Directory Permissions Defaults

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Problem: Sharing Directories

My wife and I keep our pictures of our kids under a shared directory called /home/shared. We download them with Digikam and sometimes edit them to send out to relatives. The problem was this: if I download the pictures off the camera, then Megan can't edit them or read them. We also had problems with shared files (e.g., our accounting spreadsheets) that I would create and she would modify, or vice versa.

Solution: ACL

To set, in effect, default file-creation masks, you can use ACL (access control lists). The user commands you need to set up ACL are getfacl(1) and setfacl(1).

Edit /etc/fstab

Edit the fourth field of the fstab entry of the partition you want to use ACL on. In this case, it was /dev/sda6 on /home:

/dev/sda6  /home  ext3	   defaults,acl 1   1

adding "acl" to the list of permissions. Without doing this, you'll get

setfacl: /mnt/backup Operation not supported

Then remount the partition: since I was doing this on /home, I rebooted (mount -a did not work).

ACL Commands

getfacl(1) shows you the current ACL status of a file:

/media/multimedia: Zshell> getfacl /home                                       
getfacl: Removing leading '/' from absolute path names
# file: home
# owner: root
# group: root

Once the partitions are properly set up (that was the easy part), enter the setfacl(1) commands:

sudo setfacl --recursive -dm g:users:rwx /home/shared

--recursive was important so that each directory beneath /home/shared inherits the default mask.

Now getfacl(1) gives me this:

/media/multimedia: Zshell> getfacl /home/shared
getfacl: Removing leading '/' from absolute path names
# file: home/shared
# owner: joel
# group: users

And when creating a file:

/media/multimedia: Zshell> cd /home/shared
/home/shared: Zshell> touch my_self
/home/shared: Zshell> ls -l my_self
-rw-rw-r--+ 1 joel users 0 2008-04-06 14:36 my_self

The desired outcome!

Note: this did what I wanted, but it's just a beginning. Read the setfacl(1) and getfacl(1) man pages for the full story.

Official ACL Package Data

PACKAGE NAME:     acl-2.2.39_1-i486-2
PACKAGE LOCATION: ./acl-2.2.39_1-i486-2.tgz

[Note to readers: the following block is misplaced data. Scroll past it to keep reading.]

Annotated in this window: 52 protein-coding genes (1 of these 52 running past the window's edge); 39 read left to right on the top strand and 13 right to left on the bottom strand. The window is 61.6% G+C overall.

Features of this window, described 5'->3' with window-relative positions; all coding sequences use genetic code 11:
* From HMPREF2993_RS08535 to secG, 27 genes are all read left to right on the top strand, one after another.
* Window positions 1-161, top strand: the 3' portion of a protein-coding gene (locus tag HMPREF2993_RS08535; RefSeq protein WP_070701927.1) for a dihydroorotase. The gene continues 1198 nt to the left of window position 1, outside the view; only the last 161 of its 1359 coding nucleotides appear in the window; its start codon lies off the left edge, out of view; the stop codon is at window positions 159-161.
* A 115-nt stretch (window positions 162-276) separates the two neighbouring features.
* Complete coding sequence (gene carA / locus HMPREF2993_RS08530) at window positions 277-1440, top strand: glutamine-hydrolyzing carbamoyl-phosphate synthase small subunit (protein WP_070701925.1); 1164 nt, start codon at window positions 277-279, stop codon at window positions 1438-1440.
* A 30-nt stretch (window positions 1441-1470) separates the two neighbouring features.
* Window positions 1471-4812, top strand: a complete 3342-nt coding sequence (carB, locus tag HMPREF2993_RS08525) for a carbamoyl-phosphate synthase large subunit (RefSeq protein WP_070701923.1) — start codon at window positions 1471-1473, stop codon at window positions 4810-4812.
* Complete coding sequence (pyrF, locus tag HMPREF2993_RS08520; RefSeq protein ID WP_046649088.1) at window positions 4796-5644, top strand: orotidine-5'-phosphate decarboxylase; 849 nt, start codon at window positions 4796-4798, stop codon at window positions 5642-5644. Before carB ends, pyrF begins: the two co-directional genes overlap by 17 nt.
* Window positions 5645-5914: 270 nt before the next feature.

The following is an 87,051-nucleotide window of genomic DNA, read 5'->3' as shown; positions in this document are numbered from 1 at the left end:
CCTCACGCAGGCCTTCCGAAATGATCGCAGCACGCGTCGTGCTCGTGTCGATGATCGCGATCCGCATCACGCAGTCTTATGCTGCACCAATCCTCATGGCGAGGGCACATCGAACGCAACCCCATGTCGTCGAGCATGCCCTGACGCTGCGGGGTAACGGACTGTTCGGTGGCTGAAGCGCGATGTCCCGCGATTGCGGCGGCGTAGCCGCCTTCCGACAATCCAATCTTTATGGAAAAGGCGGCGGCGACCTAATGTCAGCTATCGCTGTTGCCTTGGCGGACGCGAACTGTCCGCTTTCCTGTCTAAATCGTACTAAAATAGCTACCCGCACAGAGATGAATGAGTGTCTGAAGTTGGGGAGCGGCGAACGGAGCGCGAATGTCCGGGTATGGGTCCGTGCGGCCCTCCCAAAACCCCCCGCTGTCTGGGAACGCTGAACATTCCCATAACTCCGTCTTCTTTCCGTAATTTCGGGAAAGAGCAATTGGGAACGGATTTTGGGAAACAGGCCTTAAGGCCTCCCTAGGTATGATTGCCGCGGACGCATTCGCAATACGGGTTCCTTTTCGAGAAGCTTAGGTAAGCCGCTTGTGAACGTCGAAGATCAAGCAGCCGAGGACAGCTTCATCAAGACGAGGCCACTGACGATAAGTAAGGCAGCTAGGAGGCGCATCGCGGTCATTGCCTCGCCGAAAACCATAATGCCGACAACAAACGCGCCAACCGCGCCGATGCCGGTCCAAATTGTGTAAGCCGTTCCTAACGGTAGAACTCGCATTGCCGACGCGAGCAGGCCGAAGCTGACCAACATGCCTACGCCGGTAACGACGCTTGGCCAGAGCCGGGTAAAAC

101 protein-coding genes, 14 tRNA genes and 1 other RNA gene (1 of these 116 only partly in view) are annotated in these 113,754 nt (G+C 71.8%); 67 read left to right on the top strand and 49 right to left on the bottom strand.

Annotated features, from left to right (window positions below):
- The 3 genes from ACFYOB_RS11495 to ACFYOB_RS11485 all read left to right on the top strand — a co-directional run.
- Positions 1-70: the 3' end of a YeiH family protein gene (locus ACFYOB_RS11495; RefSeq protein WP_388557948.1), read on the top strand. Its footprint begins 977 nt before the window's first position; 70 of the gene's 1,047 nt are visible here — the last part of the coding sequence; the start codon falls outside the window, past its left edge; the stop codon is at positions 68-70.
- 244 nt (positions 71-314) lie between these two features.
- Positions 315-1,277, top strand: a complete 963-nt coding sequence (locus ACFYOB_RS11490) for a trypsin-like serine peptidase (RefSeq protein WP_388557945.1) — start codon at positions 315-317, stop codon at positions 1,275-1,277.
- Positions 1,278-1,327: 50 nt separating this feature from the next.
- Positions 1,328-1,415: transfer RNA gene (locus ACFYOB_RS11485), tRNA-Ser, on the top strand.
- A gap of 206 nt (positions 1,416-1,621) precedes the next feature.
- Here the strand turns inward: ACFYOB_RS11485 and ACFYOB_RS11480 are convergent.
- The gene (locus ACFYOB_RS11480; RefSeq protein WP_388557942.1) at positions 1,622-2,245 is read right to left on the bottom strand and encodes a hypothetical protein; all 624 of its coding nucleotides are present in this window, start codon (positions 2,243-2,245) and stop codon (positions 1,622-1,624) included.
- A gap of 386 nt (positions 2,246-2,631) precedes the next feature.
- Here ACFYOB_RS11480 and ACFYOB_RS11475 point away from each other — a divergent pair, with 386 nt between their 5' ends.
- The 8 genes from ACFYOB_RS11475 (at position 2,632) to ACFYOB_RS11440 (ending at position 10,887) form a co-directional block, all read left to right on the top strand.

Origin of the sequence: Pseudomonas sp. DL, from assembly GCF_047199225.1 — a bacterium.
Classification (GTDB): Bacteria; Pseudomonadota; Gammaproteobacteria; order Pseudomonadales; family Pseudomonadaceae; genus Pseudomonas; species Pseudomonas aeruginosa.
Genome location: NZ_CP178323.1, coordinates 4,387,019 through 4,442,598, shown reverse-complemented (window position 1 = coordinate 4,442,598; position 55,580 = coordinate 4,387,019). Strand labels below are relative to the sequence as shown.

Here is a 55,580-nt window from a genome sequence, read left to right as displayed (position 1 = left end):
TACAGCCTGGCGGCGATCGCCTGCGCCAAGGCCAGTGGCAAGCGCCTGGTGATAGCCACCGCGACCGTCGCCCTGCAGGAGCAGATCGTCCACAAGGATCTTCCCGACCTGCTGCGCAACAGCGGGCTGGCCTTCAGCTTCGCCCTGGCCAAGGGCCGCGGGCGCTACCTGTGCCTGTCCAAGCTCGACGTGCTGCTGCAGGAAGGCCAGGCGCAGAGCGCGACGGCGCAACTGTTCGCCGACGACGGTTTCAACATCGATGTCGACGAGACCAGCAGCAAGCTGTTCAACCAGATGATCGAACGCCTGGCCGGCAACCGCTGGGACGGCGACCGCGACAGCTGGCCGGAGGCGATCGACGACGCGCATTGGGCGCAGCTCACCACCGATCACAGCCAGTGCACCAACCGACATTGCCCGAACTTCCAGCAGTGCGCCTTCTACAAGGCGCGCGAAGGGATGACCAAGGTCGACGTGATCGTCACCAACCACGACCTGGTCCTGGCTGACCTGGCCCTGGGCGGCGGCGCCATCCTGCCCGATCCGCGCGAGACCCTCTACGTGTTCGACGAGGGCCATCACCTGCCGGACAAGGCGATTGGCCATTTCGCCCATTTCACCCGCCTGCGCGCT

acl: acl (tools for using POSIX Access Control Lists)
acl: This package contains a set of tools and libraries for manipulating
acl: POSIX Access Control Lists.  POSIX Access Control Lists (defined in
acl: POSIX 1003.1e draft standard 17) are used to define more fine-grained
acl: discretionary access rights for files and directories.

in slackware/a[1] Trashbird1240 14:49, 6 April 2008 (EDT)

Solution 2: SetGuid Flag

Some users are not willing (or able) to apply ACLs on filesystems. There is a way to achieve a similar shared directory effect using native Linux access controls. For example, imagine a SAMBA server with a share called Photos. You need a sub-set of users on the network to be able to manage the files on the share. Additionally, you need new directories created within the share to inherit permissions from the parent.

To accomplish this goal you create a group called mgrphotos and you add the users that should manage the share into that group.

# Set ownership on shared folder
chown -R root:mgrphotos /media/share/disk1/Photos

# Set permissions on shared folder
chmod -R 775 /media/share/disk1/Photos

# Applying the setguid bit can allow for new files to "inherit" group membership from its parent (use this sparingly)
sudo chmod g+s /media/share/disk1/Photos 

# Verify the setguid bit
ls -all /media/share/disk1/Photos/ | grep -i family
  drwxrwsr-x 24 root mgrphotos 4096 2012-03-01 15:02 Family

All new files created in the path are now owned by the mgrphotos group. Since this volume is mounted as 775, all members of mgrphotos share the files/folders they create on this volume.

It's highly recommended that you leverage ACLs wherever possible but this is an alternate solution that works extremely well and required no extra packages or configuration.